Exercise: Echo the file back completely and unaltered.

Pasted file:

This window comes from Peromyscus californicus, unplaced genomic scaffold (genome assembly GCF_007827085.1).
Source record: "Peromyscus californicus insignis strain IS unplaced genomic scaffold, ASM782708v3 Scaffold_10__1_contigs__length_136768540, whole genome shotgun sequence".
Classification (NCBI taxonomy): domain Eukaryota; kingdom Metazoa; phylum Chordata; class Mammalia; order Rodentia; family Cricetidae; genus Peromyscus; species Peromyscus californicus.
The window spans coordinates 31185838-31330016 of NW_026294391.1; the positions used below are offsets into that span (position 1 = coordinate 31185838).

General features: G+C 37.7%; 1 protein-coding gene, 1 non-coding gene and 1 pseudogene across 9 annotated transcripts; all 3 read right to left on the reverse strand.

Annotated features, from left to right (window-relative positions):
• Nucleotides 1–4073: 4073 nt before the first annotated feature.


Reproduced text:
This window comes from Peromyscus californicus, unplaced genomic scaffold (genome assembly GCF_007827085.1).
Source record: "Peromyscus californicus insignis strain IS unplaced genomic scaffold, ASM782708v3 Scaffold_10__1_contigs__length_136768540, whole genome shotgun sequence".
Classification (NCBI taxonomy): domain Eukaryota; kingdom Metazoa; phylum Chordata; class Mammalia; order Rodentia; family Cricetidae; genus Peromyscus; species Peromyscus californicus.
The window spans coordinates 31185838-31330016 of NW_026294391.1; the positions used below are offsets into that span (position 1 = coordinate 31185838).

General features: G+C 37.7%; 1 protein-coding gene, 1 non-coding gene and 1 pseudogene across 9 annotated transcripts; all 3 read right to left on the reverse strand.

Annotated features, from left to right (window-relative positions):
• Nucleotides 1–4073: 4073 nt before the first annotated feature.